For someone who is a creative thinker, ideas are not difficult to come by! However, finances are necessary to fund ideas, and that’s where it gets a bit harder!
Both the Poppy and Daffodil projects were intended as art projects with the possibility of raising money for charity. The 100 year anniversary of the signing of the Armistice was a very poignant moment in history and the proliferation of poppies on virtually every street corner demonstrated that this meant a lot to so many people.
There were no financial guarantees though, and the best I hoped for personally with the Poppy Project was that funds would be raised for the Royal British Legion and the Church of St Peter and St Paul in Abington, and that the costs of materials would be covered. It would of course be impossible to pay for the enormous amount of time it took to make, fire and construct 2000 poppies, to "plant" them out, take care of them, sell, distribute and remove them from the church. That was all a labour of love on my part, and on the part of family and the many, many friends who helped. As it turned out, from the Poppy Project £1,250 went to each of the Royal British Legion and the Church of St Peter and St Paul, costs were covered and a small profit made. That represents success!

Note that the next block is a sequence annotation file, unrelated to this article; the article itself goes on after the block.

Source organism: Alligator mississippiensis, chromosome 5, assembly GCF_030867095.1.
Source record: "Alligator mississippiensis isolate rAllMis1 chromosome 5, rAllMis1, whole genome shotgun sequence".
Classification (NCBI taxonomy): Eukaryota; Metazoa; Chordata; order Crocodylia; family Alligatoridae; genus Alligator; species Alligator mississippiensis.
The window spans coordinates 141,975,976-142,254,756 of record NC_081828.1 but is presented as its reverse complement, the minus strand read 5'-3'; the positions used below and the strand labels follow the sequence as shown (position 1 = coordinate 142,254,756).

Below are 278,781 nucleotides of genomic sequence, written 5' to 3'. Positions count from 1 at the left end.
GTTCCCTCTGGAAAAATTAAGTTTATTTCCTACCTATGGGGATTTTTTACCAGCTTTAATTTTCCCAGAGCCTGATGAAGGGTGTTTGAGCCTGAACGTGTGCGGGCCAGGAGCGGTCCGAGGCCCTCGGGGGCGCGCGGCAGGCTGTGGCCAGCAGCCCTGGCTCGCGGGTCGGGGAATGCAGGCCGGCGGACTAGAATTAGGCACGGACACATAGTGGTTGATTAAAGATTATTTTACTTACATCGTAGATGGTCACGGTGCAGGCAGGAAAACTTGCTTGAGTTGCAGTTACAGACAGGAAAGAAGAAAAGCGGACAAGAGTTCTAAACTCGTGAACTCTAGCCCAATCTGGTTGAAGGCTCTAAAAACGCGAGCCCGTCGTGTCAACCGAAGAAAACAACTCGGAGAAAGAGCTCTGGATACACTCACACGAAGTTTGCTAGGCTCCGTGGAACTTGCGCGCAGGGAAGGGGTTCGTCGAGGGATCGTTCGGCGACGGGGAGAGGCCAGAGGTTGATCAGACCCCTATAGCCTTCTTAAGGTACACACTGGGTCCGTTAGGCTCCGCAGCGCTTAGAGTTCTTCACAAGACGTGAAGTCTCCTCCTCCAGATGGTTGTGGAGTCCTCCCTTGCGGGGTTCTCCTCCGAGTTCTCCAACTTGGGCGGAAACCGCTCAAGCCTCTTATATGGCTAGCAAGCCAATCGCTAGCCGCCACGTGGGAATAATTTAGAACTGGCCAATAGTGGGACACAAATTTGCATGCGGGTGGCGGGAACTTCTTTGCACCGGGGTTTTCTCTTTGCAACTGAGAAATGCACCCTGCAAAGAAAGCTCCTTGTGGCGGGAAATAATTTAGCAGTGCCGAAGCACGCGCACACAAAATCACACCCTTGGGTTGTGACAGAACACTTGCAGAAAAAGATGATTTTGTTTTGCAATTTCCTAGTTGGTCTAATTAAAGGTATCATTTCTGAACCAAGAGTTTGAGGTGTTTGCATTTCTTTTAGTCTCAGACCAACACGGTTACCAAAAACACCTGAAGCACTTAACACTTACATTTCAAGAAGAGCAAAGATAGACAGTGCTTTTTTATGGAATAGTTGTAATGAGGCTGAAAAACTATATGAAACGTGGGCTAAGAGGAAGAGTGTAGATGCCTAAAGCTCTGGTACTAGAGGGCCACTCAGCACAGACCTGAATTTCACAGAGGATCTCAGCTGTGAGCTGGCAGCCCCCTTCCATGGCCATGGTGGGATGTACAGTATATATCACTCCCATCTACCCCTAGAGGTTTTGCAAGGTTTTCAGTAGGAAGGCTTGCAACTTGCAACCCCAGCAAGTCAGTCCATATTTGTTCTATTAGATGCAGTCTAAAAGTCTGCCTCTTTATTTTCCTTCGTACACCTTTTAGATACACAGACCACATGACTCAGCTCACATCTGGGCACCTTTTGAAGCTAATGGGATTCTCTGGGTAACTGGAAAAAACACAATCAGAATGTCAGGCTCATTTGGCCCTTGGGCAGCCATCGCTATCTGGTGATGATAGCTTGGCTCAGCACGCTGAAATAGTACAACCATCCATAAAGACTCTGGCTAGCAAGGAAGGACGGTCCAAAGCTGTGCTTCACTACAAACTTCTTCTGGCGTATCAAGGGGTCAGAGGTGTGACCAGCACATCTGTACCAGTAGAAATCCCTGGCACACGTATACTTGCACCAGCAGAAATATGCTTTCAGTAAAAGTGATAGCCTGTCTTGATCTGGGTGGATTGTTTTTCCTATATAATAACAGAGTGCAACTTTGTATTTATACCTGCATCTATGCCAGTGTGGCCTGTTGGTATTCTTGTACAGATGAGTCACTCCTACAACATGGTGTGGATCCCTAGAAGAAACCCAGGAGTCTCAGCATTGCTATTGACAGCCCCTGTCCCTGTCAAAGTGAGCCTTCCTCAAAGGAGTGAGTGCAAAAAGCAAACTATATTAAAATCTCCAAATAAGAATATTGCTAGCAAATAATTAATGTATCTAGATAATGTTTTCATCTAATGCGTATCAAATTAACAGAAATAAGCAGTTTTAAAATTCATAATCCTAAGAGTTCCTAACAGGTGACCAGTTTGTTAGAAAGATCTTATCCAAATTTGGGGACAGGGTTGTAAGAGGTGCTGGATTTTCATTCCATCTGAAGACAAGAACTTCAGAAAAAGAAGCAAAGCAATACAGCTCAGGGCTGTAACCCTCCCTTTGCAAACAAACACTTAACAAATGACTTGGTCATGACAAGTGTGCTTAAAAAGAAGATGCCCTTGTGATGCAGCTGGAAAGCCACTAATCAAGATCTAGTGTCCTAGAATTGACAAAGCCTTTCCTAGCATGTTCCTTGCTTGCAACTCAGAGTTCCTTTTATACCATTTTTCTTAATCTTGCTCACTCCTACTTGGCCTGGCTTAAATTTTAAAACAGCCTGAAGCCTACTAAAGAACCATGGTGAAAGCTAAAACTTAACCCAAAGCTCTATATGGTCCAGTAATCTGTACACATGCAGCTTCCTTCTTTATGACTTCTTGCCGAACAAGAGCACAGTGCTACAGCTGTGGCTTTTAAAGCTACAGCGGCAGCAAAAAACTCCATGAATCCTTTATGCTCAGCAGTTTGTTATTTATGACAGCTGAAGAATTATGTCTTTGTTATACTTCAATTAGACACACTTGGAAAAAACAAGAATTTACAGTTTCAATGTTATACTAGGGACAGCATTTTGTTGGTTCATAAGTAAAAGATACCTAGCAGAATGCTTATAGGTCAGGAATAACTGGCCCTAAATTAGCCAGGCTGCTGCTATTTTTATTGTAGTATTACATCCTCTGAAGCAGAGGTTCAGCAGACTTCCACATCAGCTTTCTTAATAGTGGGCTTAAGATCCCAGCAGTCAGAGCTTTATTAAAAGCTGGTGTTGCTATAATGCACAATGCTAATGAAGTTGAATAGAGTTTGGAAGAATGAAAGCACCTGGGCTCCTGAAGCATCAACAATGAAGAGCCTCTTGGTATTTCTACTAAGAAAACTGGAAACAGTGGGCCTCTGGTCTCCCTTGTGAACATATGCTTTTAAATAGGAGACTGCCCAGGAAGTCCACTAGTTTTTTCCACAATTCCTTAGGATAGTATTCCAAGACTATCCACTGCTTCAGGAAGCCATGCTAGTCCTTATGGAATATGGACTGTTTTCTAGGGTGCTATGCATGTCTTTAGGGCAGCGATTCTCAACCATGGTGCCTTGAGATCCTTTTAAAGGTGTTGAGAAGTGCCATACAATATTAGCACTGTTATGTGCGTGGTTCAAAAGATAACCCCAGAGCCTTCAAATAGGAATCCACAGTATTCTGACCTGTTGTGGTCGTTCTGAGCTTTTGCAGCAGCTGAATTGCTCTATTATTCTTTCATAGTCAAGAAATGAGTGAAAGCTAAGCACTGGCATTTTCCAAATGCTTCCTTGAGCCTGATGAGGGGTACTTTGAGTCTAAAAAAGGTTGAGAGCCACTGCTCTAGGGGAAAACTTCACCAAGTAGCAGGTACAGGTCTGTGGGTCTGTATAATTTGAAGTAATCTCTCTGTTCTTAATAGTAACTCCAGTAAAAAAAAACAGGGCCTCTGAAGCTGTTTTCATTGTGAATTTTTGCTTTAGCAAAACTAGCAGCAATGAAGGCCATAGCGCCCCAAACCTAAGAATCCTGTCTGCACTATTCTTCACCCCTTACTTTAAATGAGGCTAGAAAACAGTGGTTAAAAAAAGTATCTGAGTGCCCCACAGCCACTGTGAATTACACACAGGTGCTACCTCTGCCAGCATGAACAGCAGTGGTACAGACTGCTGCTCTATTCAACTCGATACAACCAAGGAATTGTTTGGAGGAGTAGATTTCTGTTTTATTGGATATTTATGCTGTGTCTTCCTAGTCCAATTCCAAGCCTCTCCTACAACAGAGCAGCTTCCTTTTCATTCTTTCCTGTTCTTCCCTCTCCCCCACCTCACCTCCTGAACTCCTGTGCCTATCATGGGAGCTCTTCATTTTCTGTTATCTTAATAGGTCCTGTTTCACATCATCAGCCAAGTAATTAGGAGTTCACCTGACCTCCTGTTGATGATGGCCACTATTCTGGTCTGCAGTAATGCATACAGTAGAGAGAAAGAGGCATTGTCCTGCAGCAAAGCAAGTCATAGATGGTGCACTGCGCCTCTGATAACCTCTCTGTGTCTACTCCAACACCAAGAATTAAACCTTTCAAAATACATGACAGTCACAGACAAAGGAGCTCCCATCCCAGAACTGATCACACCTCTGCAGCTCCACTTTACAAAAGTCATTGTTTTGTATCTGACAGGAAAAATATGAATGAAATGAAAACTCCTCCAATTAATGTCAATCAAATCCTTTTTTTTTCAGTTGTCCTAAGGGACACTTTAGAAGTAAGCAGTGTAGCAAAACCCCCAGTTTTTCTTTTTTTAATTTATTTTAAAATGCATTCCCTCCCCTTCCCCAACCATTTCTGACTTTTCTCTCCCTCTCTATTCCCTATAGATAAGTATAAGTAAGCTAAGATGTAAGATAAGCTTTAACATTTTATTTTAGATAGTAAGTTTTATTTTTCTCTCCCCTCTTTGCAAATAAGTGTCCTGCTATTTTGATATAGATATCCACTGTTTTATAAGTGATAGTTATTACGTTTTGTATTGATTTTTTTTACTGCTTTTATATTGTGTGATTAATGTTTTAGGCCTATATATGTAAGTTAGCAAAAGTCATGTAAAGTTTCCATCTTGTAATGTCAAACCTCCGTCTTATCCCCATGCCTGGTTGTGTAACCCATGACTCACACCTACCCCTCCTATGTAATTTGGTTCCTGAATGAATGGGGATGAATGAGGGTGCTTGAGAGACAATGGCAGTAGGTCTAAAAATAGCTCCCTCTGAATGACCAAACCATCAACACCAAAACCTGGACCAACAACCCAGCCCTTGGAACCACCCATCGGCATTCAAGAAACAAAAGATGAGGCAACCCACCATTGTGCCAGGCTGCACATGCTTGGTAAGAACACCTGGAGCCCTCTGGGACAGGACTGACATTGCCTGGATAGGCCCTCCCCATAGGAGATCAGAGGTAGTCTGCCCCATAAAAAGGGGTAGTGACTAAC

The Daffodil Project will hopefully raise funds for Marie Curie, and again for the Church of St Peter and St Paul who are once again hosting the project. Marie Curie specialise in the care and support of people through terminal illness. The daffodil is their symbol and the clay daffodils lend themselves well to the theme of ‘Hope’. One of the ‘Fields of Hope’ is just around the corner to the Church. Daffodils can be purchased to raise funds for Marie Curie and the Church, or simply as a gift for Mothering Sunday.
These are both bigger cumulative projects, there are also workshops and artist in residence days.